L.S. Childers is a native of the Washington, D.C. area, and since early childhood she knew she wanted to be a writer. She attended the University of Maryland, College Park, where she studied journalism, starting out as a crime reporter for a small local newspaper. She is currently an editor at a trade journal in Virginia.
She enjoys painting, watching comedies, and will read virtually anything written by Stephen King or Dean Koontz.
She currently resides in Maryland with her husband and her cat, Barty.
Her debut novel, The Right Maneuver, was released in April. Her work also has appeared in two short-story collections, All That and Then Some and Trippin’ Over Love.
How did you start out your writing career?
I’ve been writing stories in notebooks since I was 10 years old, but my writing career officially began when I was 19-years-old. I was one of four finalists for BET Books First-Time Writers contest. I entered the contest under my mom’s urgings. She had read my work for years and told me it was good enough to get published. I didn’t think I had a slim chance of winning, but I figured it was worth a try. I didn’t win the grand prize, but the short story I submitted was published in the book, All That and Then Some!, as a runner-up prize.
What did you learn while writing this book?
I learned more about campaigning. When I was a beat reporter, I did stories on a few election campaigns, going to polls to talk to voters and following congressmen, mayors and councilmen around. But to write this story, I knew I had to do more research to make it even vaguely believable. I read books on campaigning and how to start a campaign, and who’s responsible for what. The Right Maneuver isn’t meant to be a true reflection of an election, but I felt comfortable that it came reasonably close enough so the readers wouldn’t feel the book was insulting their intelligence.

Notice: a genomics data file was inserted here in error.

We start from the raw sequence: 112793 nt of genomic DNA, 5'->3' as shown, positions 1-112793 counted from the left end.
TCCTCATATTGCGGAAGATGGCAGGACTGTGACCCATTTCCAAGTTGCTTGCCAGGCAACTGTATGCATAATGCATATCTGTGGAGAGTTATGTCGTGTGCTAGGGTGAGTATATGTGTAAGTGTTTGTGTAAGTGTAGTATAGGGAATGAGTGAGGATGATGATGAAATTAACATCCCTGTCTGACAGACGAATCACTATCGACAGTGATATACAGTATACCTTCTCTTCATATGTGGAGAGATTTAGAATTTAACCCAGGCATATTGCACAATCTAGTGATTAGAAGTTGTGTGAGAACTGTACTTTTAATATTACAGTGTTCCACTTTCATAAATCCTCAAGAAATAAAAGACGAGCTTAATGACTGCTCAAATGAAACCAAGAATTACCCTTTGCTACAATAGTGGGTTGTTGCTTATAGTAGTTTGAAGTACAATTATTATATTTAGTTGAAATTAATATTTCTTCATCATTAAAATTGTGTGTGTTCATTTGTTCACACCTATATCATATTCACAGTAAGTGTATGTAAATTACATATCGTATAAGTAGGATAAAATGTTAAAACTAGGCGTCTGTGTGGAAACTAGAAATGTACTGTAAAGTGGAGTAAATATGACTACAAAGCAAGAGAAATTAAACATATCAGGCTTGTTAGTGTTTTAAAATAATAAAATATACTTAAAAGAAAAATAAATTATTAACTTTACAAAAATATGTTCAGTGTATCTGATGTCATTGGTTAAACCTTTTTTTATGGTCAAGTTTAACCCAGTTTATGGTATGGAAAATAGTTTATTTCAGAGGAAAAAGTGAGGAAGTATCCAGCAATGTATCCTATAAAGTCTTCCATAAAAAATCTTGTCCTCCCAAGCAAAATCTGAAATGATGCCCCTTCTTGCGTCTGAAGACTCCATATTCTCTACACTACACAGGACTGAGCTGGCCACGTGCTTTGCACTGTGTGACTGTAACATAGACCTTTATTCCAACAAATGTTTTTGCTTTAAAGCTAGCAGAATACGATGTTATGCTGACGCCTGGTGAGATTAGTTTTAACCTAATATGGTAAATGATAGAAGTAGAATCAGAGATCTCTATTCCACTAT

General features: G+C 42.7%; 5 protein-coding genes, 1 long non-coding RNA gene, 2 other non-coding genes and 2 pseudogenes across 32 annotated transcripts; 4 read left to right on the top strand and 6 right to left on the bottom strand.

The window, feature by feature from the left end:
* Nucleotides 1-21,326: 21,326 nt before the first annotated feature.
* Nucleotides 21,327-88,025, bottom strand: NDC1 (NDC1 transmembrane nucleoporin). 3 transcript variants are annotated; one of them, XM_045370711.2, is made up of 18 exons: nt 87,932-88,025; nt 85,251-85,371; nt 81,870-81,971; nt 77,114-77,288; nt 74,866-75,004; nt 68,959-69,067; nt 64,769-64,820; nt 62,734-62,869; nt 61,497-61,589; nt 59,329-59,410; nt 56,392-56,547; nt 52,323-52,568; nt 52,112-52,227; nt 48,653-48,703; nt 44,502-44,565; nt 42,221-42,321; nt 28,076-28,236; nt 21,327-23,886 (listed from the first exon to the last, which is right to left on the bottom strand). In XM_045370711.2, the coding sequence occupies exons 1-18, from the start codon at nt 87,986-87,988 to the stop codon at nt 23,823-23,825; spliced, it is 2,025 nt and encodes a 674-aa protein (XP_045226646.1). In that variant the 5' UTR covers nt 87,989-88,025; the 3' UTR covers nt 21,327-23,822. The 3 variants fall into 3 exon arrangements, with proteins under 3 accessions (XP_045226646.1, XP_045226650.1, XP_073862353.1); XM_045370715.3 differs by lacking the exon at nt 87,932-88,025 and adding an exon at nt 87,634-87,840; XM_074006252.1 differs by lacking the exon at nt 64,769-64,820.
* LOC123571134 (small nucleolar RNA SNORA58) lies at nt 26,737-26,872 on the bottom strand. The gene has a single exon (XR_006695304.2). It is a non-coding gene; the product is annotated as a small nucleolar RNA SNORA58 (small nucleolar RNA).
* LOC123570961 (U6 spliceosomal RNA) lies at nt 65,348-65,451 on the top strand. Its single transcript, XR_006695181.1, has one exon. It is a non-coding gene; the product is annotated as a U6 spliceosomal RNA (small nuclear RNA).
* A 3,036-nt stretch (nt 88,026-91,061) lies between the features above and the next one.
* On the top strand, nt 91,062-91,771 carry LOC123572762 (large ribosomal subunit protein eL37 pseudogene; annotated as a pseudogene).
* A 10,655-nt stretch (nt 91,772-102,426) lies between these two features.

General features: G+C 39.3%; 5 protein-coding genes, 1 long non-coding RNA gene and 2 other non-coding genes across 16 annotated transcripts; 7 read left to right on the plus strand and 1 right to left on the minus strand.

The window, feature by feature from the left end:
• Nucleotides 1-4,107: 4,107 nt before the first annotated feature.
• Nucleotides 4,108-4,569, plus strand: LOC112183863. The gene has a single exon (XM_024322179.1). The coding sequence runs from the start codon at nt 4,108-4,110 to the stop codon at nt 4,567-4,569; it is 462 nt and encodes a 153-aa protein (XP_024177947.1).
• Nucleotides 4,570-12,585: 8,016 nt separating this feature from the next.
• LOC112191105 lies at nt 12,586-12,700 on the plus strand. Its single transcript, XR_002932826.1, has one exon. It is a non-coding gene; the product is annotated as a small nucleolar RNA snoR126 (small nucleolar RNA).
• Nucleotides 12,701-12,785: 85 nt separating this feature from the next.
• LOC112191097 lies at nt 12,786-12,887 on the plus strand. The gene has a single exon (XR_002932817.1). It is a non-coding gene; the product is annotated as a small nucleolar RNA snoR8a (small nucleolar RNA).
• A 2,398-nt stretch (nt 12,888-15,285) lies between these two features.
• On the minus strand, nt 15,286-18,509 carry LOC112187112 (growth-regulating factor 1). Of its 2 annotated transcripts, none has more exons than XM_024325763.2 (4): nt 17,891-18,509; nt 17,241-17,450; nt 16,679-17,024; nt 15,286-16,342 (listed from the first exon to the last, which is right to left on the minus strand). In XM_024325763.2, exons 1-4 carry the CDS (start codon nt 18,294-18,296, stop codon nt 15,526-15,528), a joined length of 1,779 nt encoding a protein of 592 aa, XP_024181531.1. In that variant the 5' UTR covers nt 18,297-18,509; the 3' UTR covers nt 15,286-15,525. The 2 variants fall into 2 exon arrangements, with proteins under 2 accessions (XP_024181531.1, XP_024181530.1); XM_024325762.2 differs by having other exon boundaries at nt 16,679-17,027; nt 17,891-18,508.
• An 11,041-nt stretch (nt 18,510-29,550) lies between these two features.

What did you hope to accomplish with this book?
I wanted to do a sexy political drama and I feel I achieved that. I think politics is inherently filled with drama and intrigue. So if you throw in two attractive people from opposing sides during a campaign and make them attracted to one another, you just watch the sparks fly.
Which character did you have the most fun writing about?
All the characters were fun, but I enjoyed writing from the perspective of the male lead, Will Blake, the most. It’s always interesting to get into a guy’s head. I kept asking my husband (who was my boyfriend at the time that I wrote the novel), “What do you think a guy would say in this instance? Do you think this response is realistic?” I have to force myself to take off my “woman hat” and try to think like them.
What has surprised you most about becoming a published author?
I was surprised that the saga continues even after your book is finally published. You struggle for years, getting rejections from publishers and agents and you finally get a yes and here comes the really hard part. You go through edits, which can be useful but challenging. You start wondering about sales, whether readers and reviewers will like it. You have self-promotion to consider. In the midst of that, you’re engaged in your day-to-day life and trying to write more books. It can be complicated but…it’s still a blessing.